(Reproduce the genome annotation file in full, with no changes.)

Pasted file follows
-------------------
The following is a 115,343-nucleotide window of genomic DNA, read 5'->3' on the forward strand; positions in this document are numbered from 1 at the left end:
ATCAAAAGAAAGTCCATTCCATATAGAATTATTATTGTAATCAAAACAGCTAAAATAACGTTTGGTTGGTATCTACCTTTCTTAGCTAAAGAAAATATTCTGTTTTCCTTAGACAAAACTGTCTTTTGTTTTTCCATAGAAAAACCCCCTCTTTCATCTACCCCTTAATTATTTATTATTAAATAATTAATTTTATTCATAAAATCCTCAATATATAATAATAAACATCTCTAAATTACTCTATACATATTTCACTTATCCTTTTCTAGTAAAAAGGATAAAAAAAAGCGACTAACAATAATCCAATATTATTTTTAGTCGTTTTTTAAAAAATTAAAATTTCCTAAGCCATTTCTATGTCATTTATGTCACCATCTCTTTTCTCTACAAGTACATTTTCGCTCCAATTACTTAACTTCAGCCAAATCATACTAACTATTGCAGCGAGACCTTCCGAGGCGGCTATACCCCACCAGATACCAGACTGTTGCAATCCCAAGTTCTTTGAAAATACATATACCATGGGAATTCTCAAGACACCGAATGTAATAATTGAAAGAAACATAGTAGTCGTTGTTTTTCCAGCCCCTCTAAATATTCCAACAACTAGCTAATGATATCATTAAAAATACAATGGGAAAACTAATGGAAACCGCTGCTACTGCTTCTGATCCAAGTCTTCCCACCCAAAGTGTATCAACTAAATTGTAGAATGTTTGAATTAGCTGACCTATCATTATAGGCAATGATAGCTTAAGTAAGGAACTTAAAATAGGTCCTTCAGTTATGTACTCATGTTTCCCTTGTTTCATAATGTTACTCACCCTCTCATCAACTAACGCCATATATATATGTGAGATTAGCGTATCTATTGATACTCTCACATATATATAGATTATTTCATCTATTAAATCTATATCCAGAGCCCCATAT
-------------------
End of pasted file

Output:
The following is a 115,343-nucleotide window of genomic DNA, read 5'->3' on the forward strand; positions in this document are numbered from 1 at the left end:
ATCAAAAGAAAGTCCATTCCATATAGAATTATTATTGTAATCAAAACAGCTAAAATAACGTTTGGTTGGTATCTACCTTTCTTAGCTAAAGAAAATATTCTGTTTTCCTTAGACAAAACTGTCTTTTGTTTTTCCATAGAAAAACCCCCTCTTTCATCTACCCCTTAATTATTTATTATTAAATAATTAATTTTATTCATAAAATCCTCAATATATAATAATAAACATCTCTAAATTACTCTATACATATTTCACTTATCCTTTTCTAGTAAAAAGGATAAAAAAAAGCGACTAACAATAATCCAATATTATTTTTAGTCGTTTTTTAAAAAATTAAAATTTCCTAAGCCATTTCTATGTCATTTATGTCACCATCTCTTTTCTCTACAAGTACATTTTCGCTCCAATTACTTAACTTCAGCCAAATCATACTAACTATTGCAGCGAGACCTTCCGAGGCGGCTATACCCCACCAGATACCAGACTGTTGCAATCCCAAGTTCTTTGAAAATACATATACCATGGGAATTCTCAAGACACCGAATGTAATAATTGAAAGAAACATAGTAGTCGTTGTTTTTCCAGCCCCTCTAAATATTCCAACAACTAGCTAATGATATCATTAAAAATACAATGGGAAAACTAATGGAAACCGCTGCTACTGCTTCTGATCCAAGTCTTCCCACCCAAAGTGTATCAACTAAATTGTAGAATGTTTGAATTAGCTGACCTATCATTATAGGCAATGATAGCTTAAGTAAGGAACTTAAAATAGGTCCTTCAGTTATGTACTCATGTTTCCCTTGTTTCATAATGTTACTCACCCTCTCATCAACTAACGCCATATATATATGTGAGATTAGCGTATCTATTGATACTCTCACATATATATAGATTATTTCATCTATTAAATCTATATCCAGAGCCCCATAT